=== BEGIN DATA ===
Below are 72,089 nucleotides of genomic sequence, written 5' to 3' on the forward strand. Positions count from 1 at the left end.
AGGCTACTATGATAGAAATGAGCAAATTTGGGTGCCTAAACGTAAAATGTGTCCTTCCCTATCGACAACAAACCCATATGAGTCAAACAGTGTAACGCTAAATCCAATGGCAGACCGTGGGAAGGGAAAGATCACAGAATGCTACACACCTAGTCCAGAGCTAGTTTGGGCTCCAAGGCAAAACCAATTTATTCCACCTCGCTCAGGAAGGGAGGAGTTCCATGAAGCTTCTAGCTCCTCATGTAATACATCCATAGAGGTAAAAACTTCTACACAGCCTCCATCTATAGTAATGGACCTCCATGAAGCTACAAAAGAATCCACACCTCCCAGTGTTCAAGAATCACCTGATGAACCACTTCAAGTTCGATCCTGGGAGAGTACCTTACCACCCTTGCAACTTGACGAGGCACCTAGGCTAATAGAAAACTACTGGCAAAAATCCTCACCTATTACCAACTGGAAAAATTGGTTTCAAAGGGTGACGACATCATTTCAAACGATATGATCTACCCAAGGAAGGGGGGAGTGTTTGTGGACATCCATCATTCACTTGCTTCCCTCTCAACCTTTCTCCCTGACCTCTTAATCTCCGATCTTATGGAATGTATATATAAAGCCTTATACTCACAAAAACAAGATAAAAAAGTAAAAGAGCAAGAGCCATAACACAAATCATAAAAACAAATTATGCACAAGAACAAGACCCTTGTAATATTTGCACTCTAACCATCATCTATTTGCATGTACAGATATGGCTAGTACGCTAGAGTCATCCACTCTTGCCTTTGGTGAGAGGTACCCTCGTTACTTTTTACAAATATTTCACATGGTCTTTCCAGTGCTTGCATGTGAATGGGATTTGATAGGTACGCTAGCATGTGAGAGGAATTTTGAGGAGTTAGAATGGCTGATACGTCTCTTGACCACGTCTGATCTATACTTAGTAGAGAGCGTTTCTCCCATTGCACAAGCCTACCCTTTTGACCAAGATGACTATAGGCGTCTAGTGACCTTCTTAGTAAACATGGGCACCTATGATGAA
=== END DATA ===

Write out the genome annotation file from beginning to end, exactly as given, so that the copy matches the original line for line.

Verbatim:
Below are 72,089 nucleotides of genomic sequence, written 5' to 3' on the forward strand. Positions count from 1 at the left end.
AGGCTACTATGATAGAAATGAGCAAATTTGGGTGCCTAAACGTAAAATGTGTCCTTCCCTATCGACAACAAACCCATATGAGTCAAACAGTGTAACGCTAAATCCAATGGCAGACCGTGGGAAGGGAAAGATCACAGAATGCTACACACCTAGTCCAGAGCTAGTTTGGGCTCCAAGGCAAAACCAATTTATTCCACCTCGCTCAGGAAGGGAGGAGTTCCATGAAGCTTCTAGCTCCTCATGTAATACATCCATAGAGGTAAAAACTTCTACACAGCCTCCATCTATAGTAATGGACCTCCATGAAGCTACAAAAGAATCCACACCTCCCAGTGTTCAAGAATCACCTGATGAACCACTTCAAGTTCGATCCTGGGAGAGTACCTTACCACCCTTGCAACTTGACGAGGCACCTAGGCTAATAGAAAACTACTGGCAAAAATCCTCACCTATTACCAACTGGAAAAATTGGTTTCAAAGGGTGACGACATCATTTCAAACGATATGATCTACCCAAGGAAGGGGGGAGTGTTTGTGGACATCCATCATTCACTTGCTTCCCTCTCAACCTTTCTCCCTGACCTCTTAATCTCCGATCTTATGGAATGTATATATAAAGCCTTATACTCACAAAAACAAGATAAAAAAGTAAAAGAGCAAGAGCCATAACACAAATCATAAAAACAAATTATGCACAAGAACAAGACCCTTGTAATATTTGCACTCTAACCATCATCTATTTGCATGTACAGATATGGCTAGTACGCTAGAGTCATCCACTCTTGCCTTTGGTGAGAGGTACCCTCGTTACTTTTTACAAATATTTCACATGGTCTTTCCAGTGCTTGCATGTGAATGGGATTTGATAGGTACGCTAGCATGTGAGAGGAATTTTGAGGAGTTAGAATGGCTGATACGTCTCTTGACCACGTCTGATCTATACTTAGTAGAGAGCGTTTCTCCCATTGCACAAGCCTACCCTTTTGACCAAGATGACTATAGGCGTCTAGTGACCTTCTTAGTAAACATGGGCACCTATGATGAA